The year 2021 marks the 50th anniversary of the Water Resources Act of 1971, Washington’s program to protect instream flows in state rivers. Implementation has been controversial and, even a half century later, incomplete. Part 1 introduces the Act. Part 2 examines its legislative history, and administrative development by the Department of Ecology. The Act innovated water allocation, putting instream flows and public uses of rivers on par with out-of-stream water rights. But river protection labors under serious limitations, chief among them the subordination of instream flows to pre-existing water rights. And, although only half of Washington’s watersheds are protected under the Act, the program has ground to a halt. Part 3 examines twelve lawsuits that interpreted or relied on the Act, and the role of the courts in both endorsing and eroding the Act’s provisions. Part 4 concludes with recommendations for new water resources policy legislation. Absent affirmative steps by the state Legislature, Washington’s rivers are unprepared for the adverse impacts of the climate crisis.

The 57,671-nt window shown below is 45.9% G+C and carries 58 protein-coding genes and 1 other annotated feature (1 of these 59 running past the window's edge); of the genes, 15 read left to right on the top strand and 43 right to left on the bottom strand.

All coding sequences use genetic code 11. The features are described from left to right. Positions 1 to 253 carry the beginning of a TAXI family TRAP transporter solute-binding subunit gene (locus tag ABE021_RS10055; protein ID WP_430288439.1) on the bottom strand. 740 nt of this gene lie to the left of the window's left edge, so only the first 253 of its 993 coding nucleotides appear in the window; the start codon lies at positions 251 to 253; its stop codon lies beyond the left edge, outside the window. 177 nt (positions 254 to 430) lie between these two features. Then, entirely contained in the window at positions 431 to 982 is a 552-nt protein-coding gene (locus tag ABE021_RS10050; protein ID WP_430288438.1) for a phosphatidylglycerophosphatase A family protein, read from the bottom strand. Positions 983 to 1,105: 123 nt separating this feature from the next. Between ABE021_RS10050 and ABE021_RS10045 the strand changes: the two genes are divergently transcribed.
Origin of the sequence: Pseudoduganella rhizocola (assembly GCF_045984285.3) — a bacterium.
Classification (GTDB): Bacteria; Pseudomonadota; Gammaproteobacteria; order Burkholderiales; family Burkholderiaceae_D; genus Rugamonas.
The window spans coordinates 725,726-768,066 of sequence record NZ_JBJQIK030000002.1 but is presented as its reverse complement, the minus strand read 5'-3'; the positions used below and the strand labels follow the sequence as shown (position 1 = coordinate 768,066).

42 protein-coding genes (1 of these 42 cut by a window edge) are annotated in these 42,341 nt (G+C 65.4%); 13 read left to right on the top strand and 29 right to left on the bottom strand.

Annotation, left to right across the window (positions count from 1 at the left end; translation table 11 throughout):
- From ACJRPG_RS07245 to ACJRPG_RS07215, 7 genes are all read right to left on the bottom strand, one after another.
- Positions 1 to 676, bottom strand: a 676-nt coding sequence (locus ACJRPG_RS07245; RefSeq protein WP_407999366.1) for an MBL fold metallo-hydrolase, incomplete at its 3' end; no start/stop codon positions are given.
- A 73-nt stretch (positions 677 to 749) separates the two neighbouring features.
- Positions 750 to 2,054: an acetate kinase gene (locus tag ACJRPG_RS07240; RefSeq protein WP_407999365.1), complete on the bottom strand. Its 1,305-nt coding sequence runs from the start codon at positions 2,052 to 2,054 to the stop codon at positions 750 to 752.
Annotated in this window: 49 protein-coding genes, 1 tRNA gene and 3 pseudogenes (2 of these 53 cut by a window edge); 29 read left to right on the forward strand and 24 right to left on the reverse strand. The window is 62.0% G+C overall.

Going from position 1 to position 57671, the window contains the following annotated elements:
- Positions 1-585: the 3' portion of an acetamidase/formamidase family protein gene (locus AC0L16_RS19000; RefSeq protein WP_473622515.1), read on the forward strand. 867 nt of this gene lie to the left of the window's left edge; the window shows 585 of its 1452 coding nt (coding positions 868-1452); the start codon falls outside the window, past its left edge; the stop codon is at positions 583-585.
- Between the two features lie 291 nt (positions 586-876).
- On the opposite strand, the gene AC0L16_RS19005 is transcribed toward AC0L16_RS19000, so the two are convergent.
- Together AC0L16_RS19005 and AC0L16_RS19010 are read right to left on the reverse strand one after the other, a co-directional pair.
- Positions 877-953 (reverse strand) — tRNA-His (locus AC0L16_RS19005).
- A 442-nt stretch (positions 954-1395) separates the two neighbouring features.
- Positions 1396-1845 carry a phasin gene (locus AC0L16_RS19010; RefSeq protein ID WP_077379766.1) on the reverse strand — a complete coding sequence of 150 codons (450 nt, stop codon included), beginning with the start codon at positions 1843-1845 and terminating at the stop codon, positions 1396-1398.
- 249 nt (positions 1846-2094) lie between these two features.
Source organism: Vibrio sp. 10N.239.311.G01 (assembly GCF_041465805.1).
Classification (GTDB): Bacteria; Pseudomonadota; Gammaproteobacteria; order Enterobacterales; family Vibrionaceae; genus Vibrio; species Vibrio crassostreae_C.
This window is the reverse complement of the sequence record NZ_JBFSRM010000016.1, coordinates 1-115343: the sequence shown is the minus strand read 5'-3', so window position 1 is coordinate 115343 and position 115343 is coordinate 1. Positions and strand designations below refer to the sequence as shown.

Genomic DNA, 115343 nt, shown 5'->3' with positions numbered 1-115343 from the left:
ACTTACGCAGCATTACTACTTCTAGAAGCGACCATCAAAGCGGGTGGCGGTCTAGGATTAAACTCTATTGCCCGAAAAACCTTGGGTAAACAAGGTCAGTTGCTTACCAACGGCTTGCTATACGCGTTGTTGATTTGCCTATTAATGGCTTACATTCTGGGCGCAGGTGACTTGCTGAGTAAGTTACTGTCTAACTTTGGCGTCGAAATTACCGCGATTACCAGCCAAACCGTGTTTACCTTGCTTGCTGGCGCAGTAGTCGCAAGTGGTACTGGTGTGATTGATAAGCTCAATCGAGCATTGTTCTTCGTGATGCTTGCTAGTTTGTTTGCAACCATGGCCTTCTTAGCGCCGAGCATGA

Rachael Paschal Osborn,
From Loon Lake to Chuckanut Creek: The Rise and Fall of Environmental Values in Washington's Water Resources Act,
Wash. J. Envtl. L. & Pol'y
Available at: https://digitalcommons.law.uw.edu/wjelp/vol11/iss2/2